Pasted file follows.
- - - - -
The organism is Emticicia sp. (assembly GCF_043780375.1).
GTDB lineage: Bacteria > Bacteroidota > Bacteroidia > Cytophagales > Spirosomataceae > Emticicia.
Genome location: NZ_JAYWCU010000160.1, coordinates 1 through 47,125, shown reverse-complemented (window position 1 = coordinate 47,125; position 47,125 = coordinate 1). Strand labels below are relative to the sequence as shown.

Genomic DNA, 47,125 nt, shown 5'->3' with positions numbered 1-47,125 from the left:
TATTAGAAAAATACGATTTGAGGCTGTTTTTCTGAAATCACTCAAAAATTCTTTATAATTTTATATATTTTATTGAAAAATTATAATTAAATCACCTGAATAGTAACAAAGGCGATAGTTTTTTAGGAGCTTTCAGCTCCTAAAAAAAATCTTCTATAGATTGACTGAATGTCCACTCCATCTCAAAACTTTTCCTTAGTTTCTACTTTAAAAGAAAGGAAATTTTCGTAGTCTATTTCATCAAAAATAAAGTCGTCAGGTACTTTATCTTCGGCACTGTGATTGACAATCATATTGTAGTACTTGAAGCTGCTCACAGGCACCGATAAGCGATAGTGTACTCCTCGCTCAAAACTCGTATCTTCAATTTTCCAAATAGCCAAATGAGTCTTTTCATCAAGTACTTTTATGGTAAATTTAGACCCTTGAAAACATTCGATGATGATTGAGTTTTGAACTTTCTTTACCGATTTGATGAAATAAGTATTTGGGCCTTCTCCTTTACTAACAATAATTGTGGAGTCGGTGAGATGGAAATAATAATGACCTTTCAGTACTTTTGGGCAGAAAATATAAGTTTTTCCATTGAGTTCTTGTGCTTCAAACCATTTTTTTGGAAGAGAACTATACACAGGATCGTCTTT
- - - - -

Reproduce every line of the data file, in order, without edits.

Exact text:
The organism is Emticicia sp. (assembly GCF_043780375.1).
GTDB lineage: Bacteria > Bacteroidota > Bacteroidia > Cytophagales > Spirosomataceae > Emticicia.
Genome location: NZ_JAYWCU010000160.1, coordinates 1 through 47,125, shown reverse-complemented (window position 1 = coordinate 47,125; position 47,125 = coordinate 1). Strand labels below are relative to the sequence as shown.

Genomic DNA, 47,125 nt, shown 5'->3' with positions numbered 1-47,125 from the left:
TATTAGAAAAATACGATTTGAGGCTGTTTTTCTGAAATCACTCAAAAATTCTTTATAATTTTATATATTTTATTGAAAAATTATAATTAAATCACCTGAATAGTAACAAAGGCGATAGTTTTTTAGGAGCTTTCAGCTCCTAAAAAAAATCTTCTATAGATTGACTGAATGTCCACTCCATCTCAAAACTTTTCCTTAGTTTCTACTTTAAAAGAAAGGAAATTTTCGTAGTCTATTTCATCAAAAATAAAGTCGTCAGGTACTTTATCTTCGGCACTGTGATTGACAATCATATTGTAGTACTTGAAGCTGCTCACAGGCACCGATAAGCGATAGTGTACTCCTCGCTCAAAACTCGTATCTTCAATTTTCCAAATAGCCAAATGAGTCTTTTCATCAAGTACTTTTATGGTAAATTTAGACCCTTGAAAACATTCGATGATGATTGAGTTTTGAACTTTCTTTACCGATTTGATGAAATAAGTATTTGGGCCTTCTCCTTTACTAACAATAATTGTGGAGTCGGTGAGATGGAAATAATAATGACCTTTCAGTACTTTTGGGCAGAAAATATAAGTTTTTCCATTGAGTTCTTGTGCTTCAAACCATTTTTTTGGAAGAGAACTATACACAGGATCGTCTTT